- Simply mention the words adoption or adopted occasionally as you talk about babies and families or tell stories.
- Enter into, or initiate, role plays about getting ready for the arrival of an adopted child, going to the airport to meet a new child, or going to court to have the adoption finalized.
- Choose stories to read which mention adoption.
- Make sure that the pictures and books in the classroom reflect the world’s diversity.
- Read stories that are about adoption, as well as ones that mention adoption in passing.
- As you discuss different kinds of families, always mention adoptive families.
- If a student in the class has a baby born into their family, use this as an opportunity to mention that some children join families through adoption.
- Consider a class activity for National Adoption Awareness Month (November), such as having an adoptive parent visit.
- Be aware of potential confusion when the word adoption is used in connection with animals or fundraisers.
- Suggest that a different theme be used. Instead of “Adopt a Book,” try “Befriend a Book”; instead of “adopting an animal at a shelter,” talk of “finding an owner.”
- Be sensitive to the fact that children of this age generally want to fit in and be the same as other children. They are unlikely to want to be singled out because they are adopted.
- Present the Family Tree exercise with several alternatives for the whole class, describing how adopted children have chosen to make their trees in the past.
- Mention that many famous people are adoptees: Moses, former President Gerald Ford, Stephen Jobs, Nelson Mandela, John Lennon, even Superman.
Middle & High School
- Suggest adoption as one of the themes for essay or journal writing. Allow students to explore their feelings.
- Introduce family history assignments sensitively, mentioning alternatives for everyone and noting that some students may not have access to their birth relatives, due to divorce, death, adoption, or for other reasons.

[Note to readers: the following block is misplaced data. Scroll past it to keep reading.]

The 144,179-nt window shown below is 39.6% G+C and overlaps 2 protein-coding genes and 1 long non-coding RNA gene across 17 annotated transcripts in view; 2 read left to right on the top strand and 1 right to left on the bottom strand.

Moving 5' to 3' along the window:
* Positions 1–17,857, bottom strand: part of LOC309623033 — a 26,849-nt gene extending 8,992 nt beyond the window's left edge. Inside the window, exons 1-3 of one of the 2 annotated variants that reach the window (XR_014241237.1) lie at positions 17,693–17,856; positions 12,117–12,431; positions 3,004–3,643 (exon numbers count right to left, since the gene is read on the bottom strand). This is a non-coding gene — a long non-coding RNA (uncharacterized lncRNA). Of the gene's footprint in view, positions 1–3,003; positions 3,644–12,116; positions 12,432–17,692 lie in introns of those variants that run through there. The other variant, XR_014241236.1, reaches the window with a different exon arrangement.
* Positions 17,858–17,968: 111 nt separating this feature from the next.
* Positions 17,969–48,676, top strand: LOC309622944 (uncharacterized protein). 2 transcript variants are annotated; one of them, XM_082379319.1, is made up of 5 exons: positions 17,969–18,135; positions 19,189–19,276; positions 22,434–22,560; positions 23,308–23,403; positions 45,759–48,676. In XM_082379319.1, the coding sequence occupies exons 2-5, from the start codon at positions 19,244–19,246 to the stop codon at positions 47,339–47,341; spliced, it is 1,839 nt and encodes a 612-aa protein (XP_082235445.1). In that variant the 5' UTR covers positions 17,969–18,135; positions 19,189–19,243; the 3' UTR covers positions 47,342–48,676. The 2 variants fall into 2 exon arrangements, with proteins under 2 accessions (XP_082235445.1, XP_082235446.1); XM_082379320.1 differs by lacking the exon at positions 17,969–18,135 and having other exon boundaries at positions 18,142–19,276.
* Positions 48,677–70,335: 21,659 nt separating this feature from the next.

- Mention adoption in science class in connection with genetic studies, noting those traits, skills, and characteristics which are inherited and those which are acquired.
- In family life and sex education classes, discuss families formed by adoption. Explain adoption as a choice for people who face an unplanned pregnancy. Use positive adoption language and encourage students to do so.
- If a student says, I don’t see how anyone could place a child for adoption, talk about adoption as a loving choice.
Books For Adults:
- Adoption and the Schools: Resources for Parents and Teachers, by Lansing Wood and Nancy Ng
- Being Adopted: The Lifelong Search for Self, by David Brodzinsky, Ph.D., Marshall Schechter, M.D., and Robin Henig
- Inside Transracial Adoption, by Gail Steinberg and Beth Hall
- Making Sense of Adoption: A Parents Guide and Raising Adopted Children, by Lois Ruskai Melina
- Real Parents, Real Children, by Holly van Gulden and Lisa M. Bartels-Rabb
- Talking with Young Children About Adoption, by Mary Watkins, Ph.D., and Susan Fisher, M.D.
- Telling the Truth to Your Adopted or Foster Child: Making Sense of the Past, by Betsy E. Keefer and Jayne E. Schooler
- The Open Adoption Experience, by Lois Ruskai Melina and Sharon Kaplan Roszia
- Twenty Things Adopted Kids Wish their Adoptive Parents Knew, by Sherrie Eldridge